There was only so much President Barack Obama could accomplish in a brief trip to Israel this past week, but he made the most of it.
Viewed with skepticism if not hostility by large numbers of Israelis during his first term, he improved his ratings by repeatedly emphasizing the unbreakable bonds between Israel and America, citing the historical connection between the Jewish people and the ancient land of Israel (which he did not do in his Cairo speech four years ago) and seeking to assure the tiny democracy in an increasingly dangerous neighborhood that the United States has Israel’s back.
Obama’s critics, here and in Israel, insist that his smooth tongue cannot make up for his lack of deep commitment to the Zionist cause. They note that he did not visit the Western Wall or address the Knesset, choosing instead to, in effect, go over the heads of the country’s politicians and make his case to college students and other young people in a speech at the Jerusalem convention center that praised Israel while calling for (yet) another push toward peace with the Palestinians.
It was a message that stayed on the surface level, not a policy talk that probed deeply. For example, though the president acknowledged that Israel has made proposals in the past that were rejected by the Palestinians, he seemed still to put the onus on Jerusalem. How should Israel “reverse an undertow of isolation” and satisfy a frustrated international community if the Palestinians won’t even come to the table? And what about the stream of anti-Semitic invective that comes from the Arab leadership and media so steadily that it tends to be ignored or dismissed by many in the West?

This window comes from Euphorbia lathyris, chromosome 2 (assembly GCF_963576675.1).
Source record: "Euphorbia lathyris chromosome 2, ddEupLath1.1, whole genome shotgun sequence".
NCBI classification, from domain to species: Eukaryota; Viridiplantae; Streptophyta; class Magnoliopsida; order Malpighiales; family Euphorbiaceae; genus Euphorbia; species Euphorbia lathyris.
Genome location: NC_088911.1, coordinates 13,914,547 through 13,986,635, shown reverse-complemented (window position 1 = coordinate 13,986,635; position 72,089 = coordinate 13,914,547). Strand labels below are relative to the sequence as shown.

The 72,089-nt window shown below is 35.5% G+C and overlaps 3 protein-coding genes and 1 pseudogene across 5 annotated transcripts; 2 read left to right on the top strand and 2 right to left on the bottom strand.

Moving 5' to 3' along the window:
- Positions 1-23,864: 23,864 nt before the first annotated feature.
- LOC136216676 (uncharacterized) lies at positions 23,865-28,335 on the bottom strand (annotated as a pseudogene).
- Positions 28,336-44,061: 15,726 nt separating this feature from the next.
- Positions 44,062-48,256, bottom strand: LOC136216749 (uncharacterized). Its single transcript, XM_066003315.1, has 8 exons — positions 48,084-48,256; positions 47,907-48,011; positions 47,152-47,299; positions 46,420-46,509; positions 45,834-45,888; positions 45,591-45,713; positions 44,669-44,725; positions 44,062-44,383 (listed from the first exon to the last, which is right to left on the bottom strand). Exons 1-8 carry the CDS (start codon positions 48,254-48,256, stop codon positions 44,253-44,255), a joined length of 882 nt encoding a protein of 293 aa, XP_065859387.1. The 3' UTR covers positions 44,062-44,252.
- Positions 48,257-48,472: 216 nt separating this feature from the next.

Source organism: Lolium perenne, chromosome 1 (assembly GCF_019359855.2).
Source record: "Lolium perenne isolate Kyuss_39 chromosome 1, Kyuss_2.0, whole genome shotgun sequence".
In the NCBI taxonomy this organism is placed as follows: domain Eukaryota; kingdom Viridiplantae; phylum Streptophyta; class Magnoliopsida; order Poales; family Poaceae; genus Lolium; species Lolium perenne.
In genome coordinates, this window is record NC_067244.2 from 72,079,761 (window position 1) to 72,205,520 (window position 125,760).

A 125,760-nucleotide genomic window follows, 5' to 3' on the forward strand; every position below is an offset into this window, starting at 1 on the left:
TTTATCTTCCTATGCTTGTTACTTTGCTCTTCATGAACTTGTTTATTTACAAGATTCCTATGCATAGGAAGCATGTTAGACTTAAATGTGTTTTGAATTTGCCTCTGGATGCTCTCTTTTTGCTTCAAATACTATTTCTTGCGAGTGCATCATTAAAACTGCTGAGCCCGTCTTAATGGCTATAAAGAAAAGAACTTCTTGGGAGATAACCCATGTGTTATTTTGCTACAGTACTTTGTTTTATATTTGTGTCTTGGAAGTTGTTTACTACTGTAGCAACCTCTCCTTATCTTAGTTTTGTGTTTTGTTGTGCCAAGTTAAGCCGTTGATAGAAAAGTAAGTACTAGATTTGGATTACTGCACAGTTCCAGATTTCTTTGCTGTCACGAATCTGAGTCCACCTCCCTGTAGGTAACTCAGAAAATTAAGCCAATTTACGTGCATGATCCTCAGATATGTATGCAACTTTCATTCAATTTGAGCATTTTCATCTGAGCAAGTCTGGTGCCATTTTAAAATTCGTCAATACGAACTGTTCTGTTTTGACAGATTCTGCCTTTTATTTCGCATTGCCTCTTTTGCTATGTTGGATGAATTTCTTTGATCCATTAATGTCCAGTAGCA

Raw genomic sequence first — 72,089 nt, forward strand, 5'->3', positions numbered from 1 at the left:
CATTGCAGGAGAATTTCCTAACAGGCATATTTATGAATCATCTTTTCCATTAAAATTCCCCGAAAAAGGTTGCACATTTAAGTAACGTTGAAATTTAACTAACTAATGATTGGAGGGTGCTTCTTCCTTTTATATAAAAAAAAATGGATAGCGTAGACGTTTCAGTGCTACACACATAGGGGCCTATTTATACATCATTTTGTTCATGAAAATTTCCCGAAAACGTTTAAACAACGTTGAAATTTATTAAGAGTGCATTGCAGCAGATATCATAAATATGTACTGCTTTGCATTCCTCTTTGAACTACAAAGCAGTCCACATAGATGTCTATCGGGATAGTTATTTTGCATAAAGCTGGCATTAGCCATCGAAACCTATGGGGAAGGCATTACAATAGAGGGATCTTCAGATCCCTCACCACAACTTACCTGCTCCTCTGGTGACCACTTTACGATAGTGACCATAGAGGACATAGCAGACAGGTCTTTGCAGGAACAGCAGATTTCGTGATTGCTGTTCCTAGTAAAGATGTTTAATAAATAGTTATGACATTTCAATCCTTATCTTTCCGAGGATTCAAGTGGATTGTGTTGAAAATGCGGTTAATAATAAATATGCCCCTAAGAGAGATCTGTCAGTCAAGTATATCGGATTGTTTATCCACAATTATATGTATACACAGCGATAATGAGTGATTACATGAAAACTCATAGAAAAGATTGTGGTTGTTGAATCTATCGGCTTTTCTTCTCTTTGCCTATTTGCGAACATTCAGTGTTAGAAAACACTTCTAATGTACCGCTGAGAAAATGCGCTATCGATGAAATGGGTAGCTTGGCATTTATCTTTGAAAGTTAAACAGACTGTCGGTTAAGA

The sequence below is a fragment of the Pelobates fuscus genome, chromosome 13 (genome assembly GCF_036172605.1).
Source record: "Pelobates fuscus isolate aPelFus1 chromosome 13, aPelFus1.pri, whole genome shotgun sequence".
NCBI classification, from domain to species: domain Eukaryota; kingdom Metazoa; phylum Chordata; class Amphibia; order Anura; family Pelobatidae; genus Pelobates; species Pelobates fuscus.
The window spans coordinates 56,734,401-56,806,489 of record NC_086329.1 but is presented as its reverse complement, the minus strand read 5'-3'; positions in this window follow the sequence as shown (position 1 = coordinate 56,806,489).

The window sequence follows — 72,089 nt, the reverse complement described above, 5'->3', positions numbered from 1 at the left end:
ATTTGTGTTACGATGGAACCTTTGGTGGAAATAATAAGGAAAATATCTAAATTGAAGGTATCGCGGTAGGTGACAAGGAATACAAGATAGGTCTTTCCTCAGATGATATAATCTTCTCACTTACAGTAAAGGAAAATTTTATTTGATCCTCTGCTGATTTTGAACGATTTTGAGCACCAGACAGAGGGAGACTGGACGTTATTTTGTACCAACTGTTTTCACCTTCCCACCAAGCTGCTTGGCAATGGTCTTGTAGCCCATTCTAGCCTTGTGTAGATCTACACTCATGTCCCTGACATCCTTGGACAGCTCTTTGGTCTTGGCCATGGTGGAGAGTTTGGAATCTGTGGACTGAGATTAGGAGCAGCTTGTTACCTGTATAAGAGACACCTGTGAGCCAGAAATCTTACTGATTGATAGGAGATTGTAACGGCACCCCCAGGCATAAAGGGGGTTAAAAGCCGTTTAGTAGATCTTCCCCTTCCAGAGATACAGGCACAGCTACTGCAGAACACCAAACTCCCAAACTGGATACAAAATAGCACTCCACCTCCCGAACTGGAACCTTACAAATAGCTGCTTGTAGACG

While Obama left many questions unanswered, he certainly bolstered confidence in his expressions of commitment to Israeli security, proclaiming: “I want to tell you — particularly the young people — that so long as there is a United States of America, ahtem lo lavad, you are not alone.”
It is difficult to know what went on behind closed doors between the president and Israeli Prime Minister Benjamin Netanyahu, but the impression, based on their public expressions and body language, was that their encounter lacked the tension and controlled anger of past meetings. What’s more, it seems that Netanyahu is now on the president’s timetable regarding when Iran could go nuclear — not this year but a year from now. And Obama was clear in saying that “time is not unlimited” and that the U.S. will “do what we must” to prevent Iran from having a nuclear weapon.
Finally, Obama showed his diplomatic muscle in easing the strain between two key U.S. allies, Turkey and Israel, convincing Netanyahu to apologize to Turkey’s prime minister, Recep Tayyip Erdogan, for those killed in the 2010 Gaza flotilla episode. There appears to be a long way to go on the road to rapprochement, but the initial steps were taken.
The same could not be said yet on the Israeli-Palestinian front. It’s clear Washington would like to see progress, but not at all certain it is prepared to invest real political capital again after previous failures and with so many pressing other crises in the region, including Egypt, Syria and Iran.
For now the president can check off “Israel” on his foreign policy slate of countries requiring attention, but the real work still remains.